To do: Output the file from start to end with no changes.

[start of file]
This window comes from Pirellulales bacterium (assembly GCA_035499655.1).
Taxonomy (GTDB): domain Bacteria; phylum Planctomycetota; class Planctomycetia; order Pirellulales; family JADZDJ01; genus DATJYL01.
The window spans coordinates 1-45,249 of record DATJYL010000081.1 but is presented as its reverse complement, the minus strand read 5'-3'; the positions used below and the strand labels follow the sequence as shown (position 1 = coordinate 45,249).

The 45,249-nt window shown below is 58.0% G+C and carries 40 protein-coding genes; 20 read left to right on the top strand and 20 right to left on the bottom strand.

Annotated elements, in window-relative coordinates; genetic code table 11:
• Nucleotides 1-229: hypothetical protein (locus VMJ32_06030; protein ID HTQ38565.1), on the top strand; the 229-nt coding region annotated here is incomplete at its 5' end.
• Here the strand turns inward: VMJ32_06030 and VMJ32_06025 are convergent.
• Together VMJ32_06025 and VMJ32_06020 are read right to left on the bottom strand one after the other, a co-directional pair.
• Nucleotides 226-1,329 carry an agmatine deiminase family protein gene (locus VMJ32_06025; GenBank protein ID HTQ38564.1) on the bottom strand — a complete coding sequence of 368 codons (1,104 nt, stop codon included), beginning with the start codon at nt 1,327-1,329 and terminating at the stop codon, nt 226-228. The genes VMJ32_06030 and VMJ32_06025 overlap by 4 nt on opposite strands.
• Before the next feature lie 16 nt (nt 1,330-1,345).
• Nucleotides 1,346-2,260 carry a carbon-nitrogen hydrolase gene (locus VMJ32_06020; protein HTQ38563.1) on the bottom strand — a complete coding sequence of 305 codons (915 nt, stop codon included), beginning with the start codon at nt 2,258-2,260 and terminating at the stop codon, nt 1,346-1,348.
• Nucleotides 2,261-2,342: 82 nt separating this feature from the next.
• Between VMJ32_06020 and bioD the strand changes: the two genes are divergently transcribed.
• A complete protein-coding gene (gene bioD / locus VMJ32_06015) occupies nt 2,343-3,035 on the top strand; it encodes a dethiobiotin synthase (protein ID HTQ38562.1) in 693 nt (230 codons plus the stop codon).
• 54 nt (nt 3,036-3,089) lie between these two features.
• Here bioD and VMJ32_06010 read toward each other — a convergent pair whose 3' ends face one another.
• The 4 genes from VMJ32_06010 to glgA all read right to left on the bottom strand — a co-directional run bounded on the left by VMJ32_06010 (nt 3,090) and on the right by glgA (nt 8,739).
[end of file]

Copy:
This window comes from Pirellulales bacterium (assembly GCA_035499655.1).
Taxonomy (GTDB): domain Bacteria; phylum Planctomycetota; class Planctomycetia; order Pirellulales; family JADZDJ01; genus DATJYL01.
The window spans coordinates 1-45,249 of record DATJYL010000081.1 but is presented as its reverse complement, the minus strand read 5'-3'; the positions used below and the strand labels follow the sequence as shown (position 1 = coordinate 45,249).

The 45,249-nt window shown below is 58.0% G+C and carries 40 protein-coding genes; 20 read left to right on the top strand and 20 right to left on the bottom strand.

Annotated elements, in window-relative coordinates; genetic code table 11:
• Nucleotides 1-229: hypothetical protein (locus VMJ32_06030; protein ID HTQ38565.1), on the top strand; the 229-nt coding region annotated here is incomplete at its 5' end.
• Here the strand turns inward: VMJ32_06030 and VMJ32_06025 are convergent.
• Together VMJ32_06025 and VMJ32_06020 are read right to left on the bottom strand one after the other, a co-directional pair.
• Nucleotides 226-1,329 carry an agmatine deiminase family protein gene (locus VMJ32_06025; GenBank protein ID HTQ38564.1) on the bottom strand — a complete coding sequence of 368 codons (1,104 nt, stop codon included), beginning with the start codon at nt 1,327-1,329 and terminating at the stop codon, nt 226-228. The genes VMJ32_06030 and VMJ32_06025 overlap by 4 nt on opposite strands.
• Before the next feature lie 16 nt (nt 1,330-1,345).
• Nucleotides 1,346-2,260 carry a carbon-nitrogen hydrolase gene (locus VMJ32_06020; protein HTQ38563.1) on the bottom strand — a complete coding sequence of 305 codons (915 nt, stop codon included), beginning with the start codon at nt 2,258-2,260 and terminating at the stop codon, nt 1,346-1,348.
• Nucleotides 2,261-2,342: 82 nt separating this feature from the next.
• Between VMJ32_06020 and bioD the strand changes: the two genes are divergently transcribed.
• A complete protein-coding gene (gene bioD / locus VMJ32_06015) occupies nt 2,343-3,035 on the top strand; it encodes a dethiobiotin synthase (protein ID HTQ38562.1) in 693 nt (230 codons plus the stop codon).
• 54 nt (nt 3,036-3,089) lie between these two features.
• Here bioD and VMJ32_06010 read toward each other — a convergent pair whose 3' ends face one another.
• The 4 genes from VMJ32_06010 to glgA all read right to left on the bottom strand — a co-directional run bounded on the left by VMJ32_06010 (nt 3,090) and on the right by glgA (nt 8,739).